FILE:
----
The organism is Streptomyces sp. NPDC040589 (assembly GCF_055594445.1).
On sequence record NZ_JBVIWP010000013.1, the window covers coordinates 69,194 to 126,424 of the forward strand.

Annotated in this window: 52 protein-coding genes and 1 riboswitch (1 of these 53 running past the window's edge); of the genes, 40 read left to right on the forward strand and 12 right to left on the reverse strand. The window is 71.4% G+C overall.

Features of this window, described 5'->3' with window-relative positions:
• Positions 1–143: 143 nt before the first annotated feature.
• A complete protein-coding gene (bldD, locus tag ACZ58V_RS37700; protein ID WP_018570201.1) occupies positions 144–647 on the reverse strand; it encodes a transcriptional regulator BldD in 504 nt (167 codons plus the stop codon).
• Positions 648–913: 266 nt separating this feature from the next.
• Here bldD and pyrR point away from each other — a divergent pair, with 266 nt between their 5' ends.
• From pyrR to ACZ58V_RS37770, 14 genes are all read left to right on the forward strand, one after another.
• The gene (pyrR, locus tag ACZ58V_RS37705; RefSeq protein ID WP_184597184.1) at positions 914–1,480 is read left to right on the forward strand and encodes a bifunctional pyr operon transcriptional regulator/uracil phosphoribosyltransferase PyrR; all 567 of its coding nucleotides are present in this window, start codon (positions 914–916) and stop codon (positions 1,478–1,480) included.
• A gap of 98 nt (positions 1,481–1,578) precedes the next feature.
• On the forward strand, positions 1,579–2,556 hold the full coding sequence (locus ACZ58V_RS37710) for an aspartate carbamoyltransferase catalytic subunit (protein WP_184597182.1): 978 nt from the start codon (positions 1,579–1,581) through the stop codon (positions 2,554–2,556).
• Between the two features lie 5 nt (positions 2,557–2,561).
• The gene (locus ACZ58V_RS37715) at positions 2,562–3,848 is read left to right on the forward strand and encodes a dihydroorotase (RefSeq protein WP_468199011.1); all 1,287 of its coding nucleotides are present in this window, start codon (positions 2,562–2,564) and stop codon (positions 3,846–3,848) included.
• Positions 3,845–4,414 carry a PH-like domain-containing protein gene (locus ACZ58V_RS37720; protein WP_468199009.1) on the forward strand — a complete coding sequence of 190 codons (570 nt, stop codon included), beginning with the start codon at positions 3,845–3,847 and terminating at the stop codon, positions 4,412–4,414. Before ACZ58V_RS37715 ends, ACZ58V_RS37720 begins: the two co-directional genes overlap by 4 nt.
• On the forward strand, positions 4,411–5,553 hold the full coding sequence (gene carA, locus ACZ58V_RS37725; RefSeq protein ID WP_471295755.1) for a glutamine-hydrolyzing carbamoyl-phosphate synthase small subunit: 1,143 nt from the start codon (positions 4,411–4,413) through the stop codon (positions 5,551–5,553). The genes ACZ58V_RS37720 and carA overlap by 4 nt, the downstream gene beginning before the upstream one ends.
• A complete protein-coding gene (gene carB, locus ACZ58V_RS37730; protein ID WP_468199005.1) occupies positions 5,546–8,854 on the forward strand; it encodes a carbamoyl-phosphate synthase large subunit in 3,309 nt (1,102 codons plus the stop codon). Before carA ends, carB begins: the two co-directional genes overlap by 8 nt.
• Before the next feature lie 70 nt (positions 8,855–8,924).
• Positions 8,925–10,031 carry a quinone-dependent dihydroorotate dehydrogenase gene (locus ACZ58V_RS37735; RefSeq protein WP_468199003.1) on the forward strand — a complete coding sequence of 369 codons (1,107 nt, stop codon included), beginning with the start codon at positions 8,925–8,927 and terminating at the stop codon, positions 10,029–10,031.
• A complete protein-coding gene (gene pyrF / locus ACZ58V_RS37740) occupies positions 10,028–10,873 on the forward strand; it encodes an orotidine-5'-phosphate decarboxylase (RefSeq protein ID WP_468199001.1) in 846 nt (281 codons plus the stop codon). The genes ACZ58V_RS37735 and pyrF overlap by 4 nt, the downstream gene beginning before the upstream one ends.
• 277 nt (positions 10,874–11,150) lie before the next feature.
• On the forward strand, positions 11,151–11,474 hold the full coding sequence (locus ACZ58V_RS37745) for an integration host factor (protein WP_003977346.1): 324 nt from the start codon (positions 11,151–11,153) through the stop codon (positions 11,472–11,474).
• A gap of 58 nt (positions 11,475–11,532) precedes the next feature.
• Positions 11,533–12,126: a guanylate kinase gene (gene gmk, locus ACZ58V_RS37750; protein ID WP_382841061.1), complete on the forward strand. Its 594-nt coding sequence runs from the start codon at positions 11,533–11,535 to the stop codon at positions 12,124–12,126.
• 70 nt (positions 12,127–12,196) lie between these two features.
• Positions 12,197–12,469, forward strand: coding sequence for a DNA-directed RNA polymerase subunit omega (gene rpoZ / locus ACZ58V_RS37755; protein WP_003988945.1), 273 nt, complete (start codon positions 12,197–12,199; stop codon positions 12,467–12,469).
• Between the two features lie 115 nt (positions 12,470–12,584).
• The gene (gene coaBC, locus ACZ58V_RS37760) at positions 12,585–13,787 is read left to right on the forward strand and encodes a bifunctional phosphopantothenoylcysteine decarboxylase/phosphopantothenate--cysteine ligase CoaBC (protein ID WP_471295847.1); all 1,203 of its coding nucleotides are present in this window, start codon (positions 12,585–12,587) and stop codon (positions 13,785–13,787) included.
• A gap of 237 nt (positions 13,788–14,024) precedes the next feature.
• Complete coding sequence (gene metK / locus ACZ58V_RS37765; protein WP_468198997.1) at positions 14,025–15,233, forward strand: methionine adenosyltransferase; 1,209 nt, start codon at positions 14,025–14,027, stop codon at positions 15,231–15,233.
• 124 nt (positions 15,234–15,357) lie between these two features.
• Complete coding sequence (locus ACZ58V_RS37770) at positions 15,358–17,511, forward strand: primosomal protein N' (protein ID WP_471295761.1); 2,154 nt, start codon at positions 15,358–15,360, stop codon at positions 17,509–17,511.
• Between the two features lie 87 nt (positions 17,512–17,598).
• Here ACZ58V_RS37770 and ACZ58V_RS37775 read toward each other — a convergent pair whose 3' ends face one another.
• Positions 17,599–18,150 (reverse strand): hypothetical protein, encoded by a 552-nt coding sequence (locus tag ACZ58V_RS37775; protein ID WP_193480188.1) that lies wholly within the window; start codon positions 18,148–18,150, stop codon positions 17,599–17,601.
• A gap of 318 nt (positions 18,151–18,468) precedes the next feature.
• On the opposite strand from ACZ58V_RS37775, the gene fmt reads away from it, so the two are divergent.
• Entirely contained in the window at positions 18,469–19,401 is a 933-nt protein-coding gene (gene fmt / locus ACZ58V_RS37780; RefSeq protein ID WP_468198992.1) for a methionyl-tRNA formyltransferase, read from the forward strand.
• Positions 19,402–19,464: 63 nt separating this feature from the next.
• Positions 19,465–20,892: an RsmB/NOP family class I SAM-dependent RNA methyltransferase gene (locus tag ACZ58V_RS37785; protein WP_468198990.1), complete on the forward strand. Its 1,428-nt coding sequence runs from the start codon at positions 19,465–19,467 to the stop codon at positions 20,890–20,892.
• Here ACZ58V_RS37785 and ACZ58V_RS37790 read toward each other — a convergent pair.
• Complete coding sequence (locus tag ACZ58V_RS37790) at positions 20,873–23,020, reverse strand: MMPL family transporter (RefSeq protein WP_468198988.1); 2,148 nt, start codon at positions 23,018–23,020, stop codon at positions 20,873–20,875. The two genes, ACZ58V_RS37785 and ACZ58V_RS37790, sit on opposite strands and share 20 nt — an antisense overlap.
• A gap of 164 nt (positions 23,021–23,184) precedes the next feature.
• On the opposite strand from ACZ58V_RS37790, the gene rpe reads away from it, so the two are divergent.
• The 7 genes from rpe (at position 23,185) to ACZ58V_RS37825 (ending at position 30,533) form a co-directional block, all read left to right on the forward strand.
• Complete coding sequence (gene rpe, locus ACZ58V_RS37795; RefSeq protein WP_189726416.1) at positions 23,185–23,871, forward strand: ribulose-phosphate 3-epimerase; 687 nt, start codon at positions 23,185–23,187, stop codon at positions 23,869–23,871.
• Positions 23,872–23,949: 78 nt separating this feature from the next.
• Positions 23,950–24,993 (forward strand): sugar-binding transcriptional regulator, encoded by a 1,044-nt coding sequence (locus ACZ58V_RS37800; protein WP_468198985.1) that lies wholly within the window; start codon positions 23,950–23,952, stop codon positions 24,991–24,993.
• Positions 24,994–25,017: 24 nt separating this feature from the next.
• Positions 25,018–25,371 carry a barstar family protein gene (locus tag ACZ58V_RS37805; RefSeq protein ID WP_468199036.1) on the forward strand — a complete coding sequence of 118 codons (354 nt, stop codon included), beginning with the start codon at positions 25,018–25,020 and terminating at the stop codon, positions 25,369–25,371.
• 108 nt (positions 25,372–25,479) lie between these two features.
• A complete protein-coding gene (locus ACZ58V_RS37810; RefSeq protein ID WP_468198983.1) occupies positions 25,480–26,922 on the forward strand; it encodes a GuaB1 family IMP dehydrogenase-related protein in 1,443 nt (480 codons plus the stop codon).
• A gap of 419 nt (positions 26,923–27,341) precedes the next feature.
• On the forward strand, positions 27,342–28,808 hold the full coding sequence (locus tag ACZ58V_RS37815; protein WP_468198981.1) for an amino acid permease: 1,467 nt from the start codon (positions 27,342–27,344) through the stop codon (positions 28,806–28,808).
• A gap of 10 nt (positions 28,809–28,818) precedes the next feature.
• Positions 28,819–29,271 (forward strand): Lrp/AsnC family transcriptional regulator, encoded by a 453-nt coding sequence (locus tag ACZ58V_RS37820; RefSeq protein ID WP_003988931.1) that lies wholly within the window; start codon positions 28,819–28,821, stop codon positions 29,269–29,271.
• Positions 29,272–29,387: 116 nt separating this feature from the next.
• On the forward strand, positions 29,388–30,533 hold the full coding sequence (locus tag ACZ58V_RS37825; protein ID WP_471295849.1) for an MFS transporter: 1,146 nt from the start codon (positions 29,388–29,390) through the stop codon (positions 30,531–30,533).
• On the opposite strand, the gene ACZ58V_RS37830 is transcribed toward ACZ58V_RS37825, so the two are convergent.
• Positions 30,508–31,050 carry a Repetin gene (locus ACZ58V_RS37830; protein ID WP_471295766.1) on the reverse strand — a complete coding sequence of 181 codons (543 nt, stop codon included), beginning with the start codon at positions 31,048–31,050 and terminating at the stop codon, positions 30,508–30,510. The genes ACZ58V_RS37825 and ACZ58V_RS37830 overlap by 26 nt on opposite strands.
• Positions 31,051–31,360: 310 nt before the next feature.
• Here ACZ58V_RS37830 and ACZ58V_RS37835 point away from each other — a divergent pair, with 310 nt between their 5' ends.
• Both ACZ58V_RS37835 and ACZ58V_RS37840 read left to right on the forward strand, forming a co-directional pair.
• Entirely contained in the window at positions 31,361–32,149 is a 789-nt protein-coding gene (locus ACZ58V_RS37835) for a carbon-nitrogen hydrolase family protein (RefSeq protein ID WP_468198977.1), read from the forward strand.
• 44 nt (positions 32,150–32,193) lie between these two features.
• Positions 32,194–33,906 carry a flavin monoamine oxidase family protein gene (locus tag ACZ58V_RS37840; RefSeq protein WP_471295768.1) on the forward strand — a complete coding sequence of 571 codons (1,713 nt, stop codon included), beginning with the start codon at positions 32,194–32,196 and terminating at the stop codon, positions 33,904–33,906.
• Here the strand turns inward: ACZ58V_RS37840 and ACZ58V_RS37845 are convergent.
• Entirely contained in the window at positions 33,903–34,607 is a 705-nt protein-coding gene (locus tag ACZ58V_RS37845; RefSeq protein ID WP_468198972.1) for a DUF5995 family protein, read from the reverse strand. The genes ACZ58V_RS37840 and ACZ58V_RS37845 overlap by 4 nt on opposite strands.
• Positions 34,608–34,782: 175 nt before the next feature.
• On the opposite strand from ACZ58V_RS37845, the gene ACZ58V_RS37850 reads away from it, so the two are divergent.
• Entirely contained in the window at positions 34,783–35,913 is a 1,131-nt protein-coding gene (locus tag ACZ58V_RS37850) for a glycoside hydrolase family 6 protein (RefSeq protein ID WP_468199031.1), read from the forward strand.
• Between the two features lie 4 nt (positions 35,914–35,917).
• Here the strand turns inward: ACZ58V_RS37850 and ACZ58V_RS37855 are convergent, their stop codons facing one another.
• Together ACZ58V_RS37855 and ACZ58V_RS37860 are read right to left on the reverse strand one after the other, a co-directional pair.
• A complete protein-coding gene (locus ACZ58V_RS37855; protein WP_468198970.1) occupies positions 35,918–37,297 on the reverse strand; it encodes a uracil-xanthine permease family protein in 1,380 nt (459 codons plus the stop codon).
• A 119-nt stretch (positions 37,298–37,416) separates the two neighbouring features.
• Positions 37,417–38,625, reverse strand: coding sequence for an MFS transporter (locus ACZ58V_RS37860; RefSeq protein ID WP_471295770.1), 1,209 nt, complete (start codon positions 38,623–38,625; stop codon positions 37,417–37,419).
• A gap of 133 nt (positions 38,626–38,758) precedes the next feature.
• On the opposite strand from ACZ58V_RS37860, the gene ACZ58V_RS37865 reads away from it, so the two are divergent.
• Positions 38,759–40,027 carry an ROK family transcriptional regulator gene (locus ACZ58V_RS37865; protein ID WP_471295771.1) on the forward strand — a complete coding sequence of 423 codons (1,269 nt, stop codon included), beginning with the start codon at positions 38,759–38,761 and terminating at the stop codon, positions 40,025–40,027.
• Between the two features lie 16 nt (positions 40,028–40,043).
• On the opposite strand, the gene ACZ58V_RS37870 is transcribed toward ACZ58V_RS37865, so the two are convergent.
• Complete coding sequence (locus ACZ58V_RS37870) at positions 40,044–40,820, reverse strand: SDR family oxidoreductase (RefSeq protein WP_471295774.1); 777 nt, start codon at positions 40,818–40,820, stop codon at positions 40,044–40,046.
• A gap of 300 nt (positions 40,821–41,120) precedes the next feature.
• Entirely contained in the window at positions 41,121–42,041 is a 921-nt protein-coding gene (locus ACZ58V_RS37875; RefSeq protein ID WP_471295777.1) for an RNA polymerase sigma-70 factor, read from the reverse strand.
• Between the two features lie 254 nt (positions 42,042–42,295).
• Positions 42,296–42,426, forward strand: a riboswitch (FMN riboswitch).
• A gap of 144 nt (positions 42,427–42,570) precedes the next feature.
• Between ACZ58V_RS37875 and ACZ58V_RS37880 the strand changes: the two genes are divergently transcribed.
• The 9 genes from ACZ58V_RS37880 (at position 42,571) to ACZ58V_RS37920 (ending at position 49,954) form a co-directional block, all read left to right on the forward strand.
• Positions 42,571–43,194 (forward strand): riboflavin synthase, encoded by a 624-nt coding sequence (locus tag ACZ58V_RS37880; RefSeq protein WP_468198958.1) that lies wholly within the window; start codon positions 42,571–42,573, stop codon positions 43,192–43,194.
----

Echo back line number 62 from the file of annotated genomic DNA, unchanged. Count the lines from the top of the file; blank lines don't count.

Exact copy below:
• Here ACZ58V_RS37830 and ACZ58V_RS37835 point away from each other — a divergent pair, with 310 nt between their 5' ends.